I've been tracking a bug in how single quotes/apostrohpes are handled in an application, and I've found a suspect in a database trigger.

That trigger contains code like this: (shortened and anonymized)

insert into logTable ([NewRowData]) 
  (select isnull(convert(nvarchar(max), [Foo]),'NULL') as Foo 
   from inserted i where  i.MyID = u.PrsID for xml raw('NewRowData')) 
from @updated_row u

In production, I get errors when "Foo" contains a single quote, (For example "O'Hara")

Incorrect syntax near 'Hara'. Unclosed quotation mark after the character string ',NULL)'.

However, I cannot replicate this. A manual insert/update that fires the trigger does not give an error.

Is is possible that the nested functions isnull and convert somehow messes up quotation escapes or am I looking in the wrong direction?

(Cannot find any dynamic SQL genereation anywhere, which naturally was my first suspicion.)

Database is SQL server 2012.

Addendum: I did a similar test to what Vérace posted below before posting here with the same result i.e no exception. If there IS a bug, it must be dependant on database version, settings or query execution plan.

  • Where is @updated_row being populated? That isn't a valid trigger as it stands Commented Oct 11, 2017 at 11:48
  • @MisterMagoo, that got lost in shortening. updated_row is a table variable containing keys from deleted and inserted.
    – Guran
    Commented Oct 11, 2017 at 11:53
  • Nothing to do with the XML bits? I'm not an expert on SQL Server but could the error be in there?
    – Vérace
    Commented Oct 11, 2017 at 12:30
  • What is your application? You can think "there is no dynamic SQL in there" but it still can be. For example, SSRS executes your plain queries by calling sp_executesql, and there is an issue with a single quote. Why don't you use Profiler to catch the code passed to server?
    – sepupic
    Commented Oct 11, 2017 at 12:33
  • Where are you capturing the error? Commented Oct 11, 2017 at 12:37

1 Answer 1


No - it is NOT your SQL!

To answer this, I did the following:

  num INTEGER,
  name VARCHAR (50)

INSERT INTO test VALUES (1, 'Paoul');
INSERT INTO test VALUES (2, 'Mary');
INSERT INTO test VALUES (3, 'O''Hara');




num     name
___     _____
1       Paoul
2       Mary
3       O'Hara
4       (null)

And then ran:


And got the result:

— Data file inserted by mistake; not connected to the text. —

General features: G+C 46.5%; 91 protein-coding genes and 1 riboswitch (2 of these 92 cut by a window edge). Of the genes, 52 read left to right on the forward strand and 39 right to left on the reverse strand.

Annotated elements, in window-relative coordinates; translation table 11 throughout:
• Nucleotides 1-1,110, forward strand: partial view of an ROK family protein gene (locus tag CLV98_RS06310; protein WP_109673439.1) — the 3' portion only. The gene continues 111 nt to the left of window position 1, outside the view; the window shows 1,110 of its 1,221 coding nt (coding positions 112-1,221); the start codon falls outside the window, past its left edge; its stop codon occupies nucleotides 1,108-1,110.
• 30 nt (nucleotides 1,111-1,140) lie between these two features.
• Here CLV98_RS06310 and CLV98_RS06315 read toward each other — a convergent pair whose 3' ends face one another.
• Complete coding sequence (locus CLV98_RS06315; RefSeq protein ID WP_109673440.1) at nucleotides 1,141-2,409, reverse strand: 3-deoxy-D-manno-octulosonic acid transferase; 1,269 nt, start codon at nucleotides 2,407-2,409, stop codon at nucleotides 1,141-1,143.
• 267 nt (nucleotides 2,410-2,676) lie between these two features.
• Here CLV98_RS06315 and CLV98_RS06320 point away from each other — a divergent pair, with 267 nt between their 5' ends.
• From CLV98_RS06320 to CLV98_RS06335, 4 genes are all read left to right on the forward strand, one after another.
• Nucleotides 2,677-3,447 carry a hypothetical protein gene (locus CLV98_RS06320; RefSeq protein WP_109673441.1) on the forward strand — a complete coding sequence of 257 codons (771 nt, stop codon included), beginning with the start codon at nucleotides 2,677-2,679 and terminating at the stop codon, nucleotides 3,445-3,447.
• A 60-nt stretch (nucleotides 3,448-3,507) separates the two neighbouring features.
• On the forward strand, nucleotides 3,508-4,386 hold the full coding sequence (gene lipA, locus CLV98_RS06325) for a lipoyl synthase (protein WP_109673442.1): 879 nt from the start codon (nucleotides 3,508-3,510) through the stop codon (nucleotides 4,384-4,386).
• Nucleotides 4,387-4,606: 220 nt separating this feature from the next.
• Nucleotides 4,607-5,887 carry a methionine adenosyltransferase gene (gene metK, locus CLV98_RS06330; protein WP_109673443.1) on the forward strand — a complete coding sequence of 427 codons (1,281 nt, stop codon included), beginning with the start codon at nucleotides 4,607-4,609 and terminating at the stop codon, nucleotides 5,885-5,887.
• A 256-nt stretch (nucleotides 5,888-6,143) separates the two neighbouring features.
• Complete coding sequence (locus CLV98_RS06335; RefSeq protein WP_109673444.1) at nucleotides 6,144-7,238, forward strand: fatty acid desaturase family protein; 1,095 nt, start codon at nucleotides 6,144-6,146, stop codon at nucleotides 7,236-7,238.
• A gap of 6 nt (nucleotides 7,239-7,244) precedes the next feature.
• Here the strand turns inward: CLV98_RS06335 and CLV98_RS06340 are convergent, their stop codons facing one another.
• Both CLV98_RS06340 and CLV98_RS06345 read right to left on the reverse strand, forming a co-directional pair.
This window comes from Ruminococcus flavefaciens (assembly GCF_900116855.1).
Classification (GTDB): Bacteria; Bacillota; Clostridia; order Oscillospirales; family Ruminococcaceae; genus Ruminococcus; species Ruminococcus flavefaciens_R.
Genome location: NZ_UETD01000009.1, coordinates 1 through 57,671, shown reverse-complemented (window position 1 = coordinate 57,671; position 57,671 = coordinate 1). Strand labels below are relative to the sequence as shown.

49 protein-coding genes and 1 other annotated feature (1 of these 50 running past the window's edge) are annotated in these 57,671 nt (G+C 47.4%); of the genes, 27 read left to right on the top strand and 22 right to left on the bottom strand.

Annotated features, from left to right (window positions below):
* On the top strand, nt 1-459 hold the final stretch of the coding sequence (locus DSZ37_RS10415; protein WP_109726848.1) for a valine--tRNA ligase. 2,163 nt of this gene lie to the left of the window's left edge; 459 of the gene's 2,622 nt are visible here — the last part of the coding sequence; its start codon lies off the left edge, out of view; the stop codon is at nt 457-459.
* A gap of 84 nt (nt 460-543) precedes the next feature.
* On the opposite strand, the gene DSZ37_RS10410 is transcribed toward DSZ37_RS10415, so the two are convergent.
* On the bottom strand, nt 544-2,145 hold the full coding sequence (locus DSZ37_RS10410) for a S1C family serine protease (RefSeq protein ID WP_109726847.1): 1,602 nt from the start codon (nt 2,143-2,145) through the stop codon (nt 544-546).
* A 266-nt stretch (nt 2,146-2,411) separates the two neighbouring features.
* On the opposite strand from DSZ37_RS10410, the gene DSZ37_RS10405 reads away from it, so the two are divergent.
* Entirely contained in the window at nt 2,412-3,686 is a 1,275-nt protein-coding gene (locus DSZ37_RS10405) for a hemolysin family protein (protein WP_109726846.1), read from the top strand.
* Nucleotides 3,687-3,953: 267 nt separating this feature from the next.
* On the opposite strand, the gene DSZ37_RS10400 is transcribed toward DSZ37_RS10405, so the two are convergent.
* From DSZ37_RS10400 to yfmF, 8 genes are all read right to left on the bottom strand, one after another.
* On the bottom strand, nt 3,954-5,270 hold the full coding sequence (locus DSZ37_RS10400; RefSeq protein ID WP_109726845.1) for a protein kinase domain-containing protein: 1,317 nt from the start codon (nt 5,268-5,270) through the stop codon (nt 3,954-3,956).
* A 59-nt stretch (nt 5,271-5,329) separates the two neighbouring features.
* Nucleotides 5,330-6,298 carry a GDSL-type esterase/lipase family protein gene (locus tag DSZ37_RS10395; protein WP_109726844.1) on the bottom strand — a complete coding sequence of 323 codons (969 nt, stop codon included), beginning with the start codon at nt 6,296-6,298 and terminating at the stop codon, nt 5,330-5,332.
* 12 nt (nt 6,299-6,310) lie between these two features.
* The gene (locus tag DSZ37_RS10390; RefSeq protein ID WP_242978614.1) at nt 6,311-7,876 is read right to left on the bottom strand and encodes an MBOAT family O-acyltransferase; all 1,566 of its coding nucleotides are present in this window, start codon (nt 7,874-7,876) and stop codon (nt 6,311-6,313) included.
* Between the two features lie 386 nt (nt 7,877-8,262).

NULL        <----- String literal, not the value NULL!

Which is what you'd expect! Quite why one would want to insert the string literal NULL is beyond me - Hmm... Developers: "three-value logic, my head is melted - I'll just stick in the string and we can do an OR!". Or, was this system in Oracle at one point? Empty string and NULL string being the same thing?

So, whatever your problem is, it is not your SQL as shown above causing this problem! Check the SQLFiddle here (note: using MS SQL Server 2014!).

As for your point about it being a version bug - I find it difficult to believe that such a basic functionality would be buggy in a 2012 Server version. Such a bug would have broken loads of legacy code!

My hunch is that the problem lies somewhere with the XML part of the code and the bits we can't see. I would set up logging (of all queries) and check out the SQL text that is actually being sent to the server (on my test system).

  • @Vérace I'm accepting this as the answer, since I cannot replicate the error even after several variants. Perhaps someone else fixed this earlier, without closing the bug? Who knows. It's not critical to the application, and if it wasn't for the smell of sql injection vulnerability, I'd have dropped it long ago.
    – Guran
    Commented Oct 13, 2017 at 6:32
  • Thanks for that! Just as a matter of interest and out of pure curiosity, was there anything in the guess that the system was on Oracle at one time?
    – Vérace
    Commented Oct 13, 2017 at 6:46

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